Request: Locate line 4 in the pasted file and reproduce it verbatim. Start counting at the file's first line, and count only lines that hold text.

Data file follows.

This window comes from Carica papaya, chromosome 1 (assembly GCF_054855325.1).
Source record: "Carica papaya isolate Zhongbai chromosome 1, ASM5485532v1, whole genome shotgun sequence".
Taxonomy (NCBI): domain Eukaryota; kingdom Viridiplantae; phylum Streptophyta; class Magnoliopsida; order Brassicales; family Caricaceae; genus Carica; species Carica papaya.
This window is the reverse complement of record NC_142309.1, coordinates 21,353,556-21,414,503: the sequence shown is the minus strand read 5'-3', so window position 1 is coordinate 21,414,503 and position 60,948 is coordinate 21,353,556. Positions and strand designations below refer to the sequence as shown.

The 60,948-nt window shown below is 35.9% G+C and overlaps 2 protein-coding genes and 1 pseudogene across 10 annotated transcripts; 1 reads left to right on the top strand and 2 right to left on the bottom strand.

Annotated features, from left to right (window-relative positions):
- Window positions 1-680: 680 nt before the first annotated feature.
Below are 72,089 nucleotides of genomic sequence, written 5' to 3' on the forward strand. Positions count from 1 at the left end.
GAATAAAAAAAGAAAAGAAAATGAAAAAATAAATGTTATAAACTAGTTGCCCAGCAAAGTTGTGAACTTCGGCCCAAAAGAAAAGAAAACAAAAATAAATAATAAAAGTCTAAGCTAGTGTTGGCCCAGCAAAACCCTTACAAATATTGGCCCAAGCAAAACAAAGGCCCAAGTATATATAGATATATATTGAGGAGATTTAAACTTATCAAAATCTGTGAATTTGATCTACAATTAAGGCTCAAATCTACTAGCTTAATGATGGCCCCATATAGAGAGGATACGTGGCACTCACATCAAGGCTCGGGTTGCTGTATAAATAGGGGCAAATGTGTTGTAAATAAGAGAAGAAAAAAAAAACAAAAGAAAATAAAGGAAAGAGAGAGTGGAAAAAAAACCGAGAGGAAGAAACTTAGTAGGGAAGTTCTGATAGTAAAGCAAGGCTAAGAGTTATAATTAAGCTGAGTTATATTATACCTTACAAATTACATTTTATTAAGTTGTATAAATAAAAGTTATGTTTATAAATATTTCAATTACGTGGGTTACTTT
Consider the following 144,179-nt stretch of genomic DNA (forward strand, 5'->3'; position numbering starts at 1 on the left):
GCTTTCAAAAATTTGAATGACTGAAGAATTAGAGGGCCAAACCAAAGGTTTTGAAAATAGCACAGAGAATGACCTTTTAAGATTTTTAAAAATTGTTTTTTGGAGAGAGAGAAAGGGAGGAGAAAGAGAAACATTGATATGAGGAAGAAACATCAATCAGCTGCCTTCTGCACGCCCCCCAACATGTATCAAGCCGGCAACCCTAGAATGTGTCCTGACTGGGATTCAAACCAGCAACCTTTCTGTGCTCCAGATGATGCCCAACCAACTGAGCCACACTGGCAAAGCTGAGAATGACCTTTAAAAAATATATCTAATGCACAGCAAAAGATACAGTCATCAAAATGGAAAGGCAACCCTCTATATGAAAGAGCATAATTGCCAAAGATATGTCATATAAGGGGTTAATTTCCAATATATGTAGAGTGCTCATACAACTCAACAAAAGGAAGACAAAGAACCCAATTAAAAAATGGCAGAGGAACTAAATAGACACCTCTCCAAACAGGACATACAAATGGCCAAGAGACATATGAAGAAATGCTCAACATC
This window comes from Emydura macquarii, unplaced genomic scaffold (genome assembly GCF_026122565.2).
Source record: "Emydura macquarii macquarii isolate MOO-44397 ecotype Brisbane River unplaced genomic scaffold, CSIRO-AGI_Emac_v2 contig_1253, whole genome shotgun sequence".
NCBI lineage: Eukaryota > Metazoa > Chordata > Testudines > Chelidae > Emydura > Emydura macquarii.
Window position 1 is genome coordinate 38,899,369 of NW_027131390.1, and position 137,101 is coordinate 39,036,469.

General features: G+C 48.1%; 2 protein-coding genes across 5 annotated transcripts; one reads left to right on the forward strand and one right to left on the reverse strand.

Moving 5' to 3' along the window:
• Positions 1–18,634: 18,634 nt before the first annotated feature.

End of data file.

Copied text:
This window is the reverse complement of record NC_142309.1, coordinates 21,353,556-21,414,503: the sequence shown is the minus strand read 5'-3', so window position 1 is coordinate 21,414,503 and position 60,948 is coordinate 21,353,556. Positions and strand designations below refer to the sequence as shown.